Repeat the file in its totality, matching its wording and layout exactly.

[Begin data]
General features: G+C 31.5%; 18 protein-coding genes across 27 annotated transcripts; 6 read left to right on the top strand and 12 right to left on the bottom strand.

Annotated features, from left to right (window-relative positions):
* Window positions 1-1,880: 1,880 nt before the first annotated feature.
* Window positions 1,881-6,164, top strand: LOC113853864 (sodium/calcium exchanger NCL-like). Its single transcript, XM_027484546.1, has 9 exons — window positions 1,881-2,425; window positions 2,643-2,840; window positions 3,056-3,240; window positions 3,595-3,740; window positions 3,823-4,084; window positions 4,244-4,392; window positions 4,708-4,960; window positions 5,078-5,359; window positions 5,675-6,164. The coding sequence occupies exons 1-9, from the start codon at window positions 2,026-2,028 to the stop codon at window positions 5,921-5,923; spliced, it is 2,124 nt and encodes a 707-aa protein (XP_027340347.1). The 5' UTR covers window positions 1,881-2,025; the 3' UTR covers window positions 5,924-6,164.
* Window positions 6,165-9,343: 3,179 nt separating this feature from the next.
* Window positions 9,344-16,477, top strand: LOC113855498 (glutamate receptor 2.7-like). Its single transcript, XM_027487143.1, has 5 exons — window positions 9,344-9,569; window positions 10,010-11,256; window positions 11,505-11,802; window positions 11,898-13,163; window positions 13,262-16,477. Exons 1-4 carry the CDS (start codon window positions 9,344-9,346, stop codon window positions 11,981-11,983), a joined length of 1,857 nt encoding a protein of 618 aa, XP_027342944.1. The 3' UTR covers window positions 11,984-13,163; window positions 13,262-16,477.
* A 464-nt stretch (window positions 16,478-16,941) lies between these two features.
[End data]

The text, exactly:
General features: G+C 31.5%; 18 protein-coding genes across 27 annotated transcripts; 6 read left to right on the top strand and 12 right to left on the bottom strand.

Annotated features, from left to right (window-relative positions):
* Window positions 1-1,880: 1,880 nt before the first annotated feature.
* Window positions 1,881-6,164, top strand: LOC113853864 (sodium/calcium exchanger NCL-like). Its single transcript, XM_027484546.1, has 9 exons — window positions 1,881-2,425; window positions 2,643-2,840; window positions 3,056-3,240; window positions 3,595-3,740; window positions 3,823-4,084; window positions 4,244-4,392; window positions 4,708-4,960; window positions 5,078-5,359; window positions 5,675-6,164. The coding sequence occupies exons 1-9, from the start codon at window positions 2,026-2,028 to the stop codon at window positions 5,921-5,923; spliced, it is 2,124 nt and encodes a 707-aa protein (XP_027340347.1). The 5' UTR covers window positions 1,881-2,025; the 3' UTR covers window positions 5,924-6,164.
* Window positions 6,165-9,343: 3,179 nt separating this feature from the next.
* Window positions 9,344-16,477, top strand: LOC113855498 (glutamate receptor 2.7-like). Its single transcript, XM_027487143.1, has 5 exons — window positions 9,344-9,569; window positions 10,010-11,256; window positions 11,505-11,802; window positions 11,898-13,163; window positions 13,262-16,477. Exons 1-4 carry the CDS (start codon window positions 9,344-9,346, stop codon window positions 11,981-11,983), a joined length of 1,857 nt encoding a protein of 618 aa, XP_027342944.1. The 3' UTR covers window positions 11,984-13,163; window positions 13,262-16,477.
* A 464-nt stretch (window positions 16,478-16,941) lies between these two features.